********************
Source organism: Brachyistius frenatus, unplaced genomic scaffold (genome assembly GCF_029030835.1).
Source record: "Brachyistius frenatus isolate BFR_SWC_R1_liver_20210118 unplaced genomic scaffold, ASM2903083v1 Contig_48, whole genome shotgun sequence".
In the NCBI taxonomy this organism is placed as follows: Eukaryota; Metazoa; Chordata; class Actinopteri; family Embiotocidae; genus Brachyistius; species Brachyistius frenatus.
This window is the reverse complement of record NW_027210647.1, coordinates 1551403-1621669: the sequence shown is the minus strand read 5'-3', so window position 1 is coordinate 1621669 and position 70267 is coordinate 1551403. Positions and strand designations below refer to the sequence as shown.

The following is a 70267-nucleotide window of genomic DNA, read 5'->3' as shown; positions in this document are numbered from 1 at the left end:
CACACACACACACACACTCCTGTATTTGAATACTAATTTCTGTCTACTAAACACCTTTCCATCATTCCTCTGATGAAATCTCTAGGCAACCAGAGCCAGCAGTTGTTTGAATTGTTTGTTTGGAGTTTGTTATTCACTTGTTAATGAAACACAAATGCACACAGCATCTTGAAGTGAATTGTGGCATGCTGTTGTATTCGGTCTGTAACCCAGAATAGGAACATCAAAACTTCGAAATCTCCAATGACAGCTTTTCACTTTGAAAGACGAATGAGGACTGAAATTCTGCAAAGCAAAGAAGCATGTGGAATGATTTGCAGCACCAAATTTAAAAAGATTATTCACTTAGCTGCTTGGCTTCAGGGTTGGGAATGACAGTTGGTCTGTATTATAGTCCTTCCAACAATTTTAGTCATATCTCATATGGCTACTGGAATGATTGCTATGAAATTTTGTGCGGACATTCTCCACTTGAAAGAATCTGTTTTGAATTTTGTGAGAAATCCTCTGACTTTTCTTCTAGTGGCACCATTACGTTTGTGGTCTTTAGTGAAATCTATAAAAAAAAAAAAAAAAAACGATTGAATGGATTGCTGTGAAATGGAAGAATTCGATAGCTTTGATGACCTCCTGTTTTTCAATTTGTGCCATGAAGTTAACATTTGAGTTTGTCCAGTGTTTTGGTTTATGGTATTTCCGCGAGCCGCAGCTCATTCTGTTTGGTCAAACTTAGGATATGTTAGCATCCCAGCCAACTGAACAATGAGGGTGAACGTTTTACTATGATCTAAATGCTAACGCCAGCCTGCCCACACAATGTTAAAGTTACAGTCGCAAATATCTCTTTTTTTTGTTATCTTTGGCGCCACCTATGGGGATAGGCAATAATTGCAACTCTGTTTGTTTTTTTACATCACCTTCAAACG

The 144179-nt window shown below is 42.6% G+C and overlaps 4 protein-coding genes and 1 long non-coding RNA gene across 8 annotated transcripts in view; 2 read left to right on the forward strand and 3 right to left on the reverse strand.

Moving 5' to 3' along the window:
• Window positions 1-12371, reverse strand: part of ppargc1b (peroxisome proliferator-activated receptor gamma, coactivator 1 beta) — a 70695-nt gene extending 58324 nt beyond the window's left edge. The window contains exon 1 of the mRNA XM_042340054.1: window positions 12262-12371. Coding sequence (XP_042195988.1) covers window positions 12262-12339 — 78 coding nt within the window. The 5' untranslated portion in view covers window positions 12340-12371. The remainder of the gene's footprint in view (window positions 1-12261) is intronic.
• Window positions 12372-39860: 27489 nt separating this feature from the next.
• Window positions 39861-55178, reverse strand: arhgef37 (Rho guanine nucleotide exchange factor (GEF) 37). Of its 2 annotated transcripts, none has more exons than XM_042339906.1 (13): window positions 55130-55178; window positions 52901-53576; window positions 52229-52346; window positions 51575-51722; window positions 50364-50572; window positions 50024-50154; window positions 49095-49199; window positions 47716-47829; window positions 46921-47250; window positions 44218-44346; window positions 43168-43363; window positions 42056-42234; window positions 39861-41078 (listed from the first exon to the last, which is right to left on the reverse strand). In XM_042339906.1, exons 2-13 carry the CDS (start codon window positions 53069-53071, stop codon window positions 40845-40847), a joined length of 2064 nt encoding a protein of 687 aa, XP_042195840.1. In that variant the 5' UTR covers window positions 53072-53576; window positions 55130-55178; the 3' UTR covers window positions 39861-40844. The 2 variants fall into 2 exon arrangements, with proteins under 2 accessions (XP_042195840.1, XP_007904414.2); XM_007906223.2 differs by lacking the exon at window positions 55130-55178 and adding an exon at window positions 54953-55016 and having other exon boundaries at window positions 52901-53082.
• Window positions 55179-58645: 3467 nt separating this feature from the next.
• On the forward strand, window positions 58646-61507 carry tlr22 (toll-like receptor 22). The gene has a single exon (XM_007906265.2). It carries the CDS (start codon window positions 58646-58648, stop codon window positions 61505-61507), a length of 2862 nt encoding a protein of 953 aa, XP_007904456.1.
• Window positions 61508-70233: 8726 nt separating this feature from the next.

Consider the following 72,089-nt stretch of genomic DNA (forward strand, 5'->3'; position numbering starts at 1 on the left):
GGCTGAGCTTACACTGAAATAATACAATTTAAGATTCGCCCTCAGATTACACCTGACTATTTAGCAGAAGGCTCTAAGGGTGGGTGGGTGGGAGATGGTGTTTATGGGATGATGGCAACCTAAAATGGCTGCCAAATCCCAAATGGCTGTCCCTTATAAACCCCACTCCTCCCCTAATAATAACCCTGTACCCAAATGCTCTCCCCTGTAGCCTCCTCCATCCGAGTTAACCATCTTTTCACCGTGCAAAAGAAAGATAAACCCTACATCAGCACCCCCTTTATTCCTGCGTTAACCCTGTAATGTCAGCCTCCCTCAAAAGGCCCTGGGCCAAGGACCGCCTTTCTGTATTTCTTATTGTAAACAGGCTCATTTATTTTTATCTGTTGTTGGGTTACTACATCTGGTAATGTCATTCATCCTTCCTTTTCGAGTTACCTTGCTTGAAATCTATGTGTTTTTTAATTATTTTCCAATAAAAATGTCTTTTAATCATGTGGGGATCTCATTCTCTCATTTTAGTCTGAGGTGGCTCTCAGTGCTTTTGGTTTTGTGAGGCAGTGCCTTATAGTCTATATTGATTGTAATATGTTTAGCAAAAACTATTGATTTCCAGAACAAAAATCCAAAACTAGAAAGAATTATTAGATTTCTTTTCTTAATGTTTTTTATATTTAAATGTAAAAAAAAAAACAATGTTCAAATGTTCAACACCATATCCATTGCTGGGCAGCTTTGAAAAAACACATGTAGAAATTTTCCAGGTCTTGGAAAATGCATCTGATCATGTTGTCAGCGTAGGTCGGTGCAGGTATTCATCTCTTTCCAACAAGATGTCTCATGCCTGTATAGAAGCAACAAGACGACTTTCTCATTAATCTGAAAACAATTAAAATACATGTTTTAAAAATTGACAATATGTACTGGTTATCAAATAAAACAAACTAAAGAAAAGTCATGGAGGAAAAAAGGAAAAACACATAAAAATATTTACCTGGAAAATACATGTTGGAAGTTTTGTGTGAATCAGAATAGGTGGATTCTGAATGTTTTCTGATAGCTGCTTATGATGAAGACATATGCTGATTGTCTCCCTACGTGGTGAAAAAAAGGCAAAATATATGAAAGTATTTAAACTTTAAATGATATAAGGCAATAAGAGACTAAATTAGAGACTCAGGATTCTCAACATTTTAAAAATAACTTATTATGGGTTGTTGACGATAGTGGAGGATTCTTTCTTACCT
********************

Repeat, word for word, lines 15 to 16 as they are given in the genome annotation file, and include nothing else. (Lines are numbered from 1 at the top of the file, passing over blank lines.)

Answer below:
Consider the following 72,089-nt stretch of genomic DNA (forward strand, 5'->3'; position numbering starts at 1 on the left):
GGCTGAGCTTACACTGAAATAATACAATTTAAGATTCGCCCTCAGATTACACCTGACTATTTAGCAGAAGGCTCTAAGGGTGGGTGGGTGGGAGATGGTGTTTATGGGATGATGGCAACCTAAAATGGCTGCCAAATCCCAAATGGCTGTCCCTTATAAACCCCACTCCTCCCCTAATAATAACCCTGTACCCAAATGCTCTCCCCTGTAGCCTCCTCCATCCGAGTTAACCATCTTTTCACCGTGCAAAAGAAAGATAAACCCTACATCAGCACCCCCTTTATTCCTGCGTTAACCCTGTAATGTCAGCCTCCCTCAAAAGGCCCTGGGCCAAGGACCGCCTTTCTGTATTTCTTATTGTAAACAGGCTCATTTATTTTTATCTGTTGTTGGGTTACTACATCTGGTAATGTCATTCATCCTTCCTTTTCGAGTTACCTTGCTTGAAATCTATGTGTTTTTTAATTATTTTCCAATAAAAATGTCTTTTAATCATGTGGGGATCTCATTCTCTCATTTTAGTCTGAGGTGGCTCTCAGTGCTTTTGGTTTTGTGAGGCAGTGCCTTATAGTCTATATTGATTGTAATATGTTTAGCAAAAACTATTGATTTCCAGAACAAAAATCCAAAACTAGAAAGAATTATTAGATTTCTTTTCTTAATGTTTTTTATATTTAAATGTAAAAAAAAAAACAATGTTCAAATGTTCAACACCATATCCATTGCTGGGCAGCTTTGAAAAAACACATGTAGAAATTTTCCAGGTCTTGGAAAATGCATCTGATCATGTTGTCAGCGTAGGTCGGTGCAGGTATTCATCTCTTTCCAACAAGATGTCTCATGCCTGTATAGAAGCAACAAGACGACTTTCTCATTAATCTGAAAACAATTAAAATACATGTTTTAAAAATTGACAATATGTACTGGTTATCAAATAAAACAAACTAAAGAAAAGTCATGGAGGAAAAAAGGAAAAACACATAAAAATATTTACCTGGAAAATACATGTTGGAAGTTTTGTGTGAATCAGAATAGGTGGATTCTGAATGTTTTCTGATAGCTGCTTATGATGAAGACATATGCTGATTGTCTCCCTACGTGGTGAAAAAAAGGCAAAATATATGAAAGTATTTAAACTTTAAATGATATAAGGCAATAAGAGACTAAATTAGAGACTCAGGATTCTCAACATTTTAAAAATAACTTATTATGGGTTGTTGACGATAGTGGAGGATTCTTTCTTACCT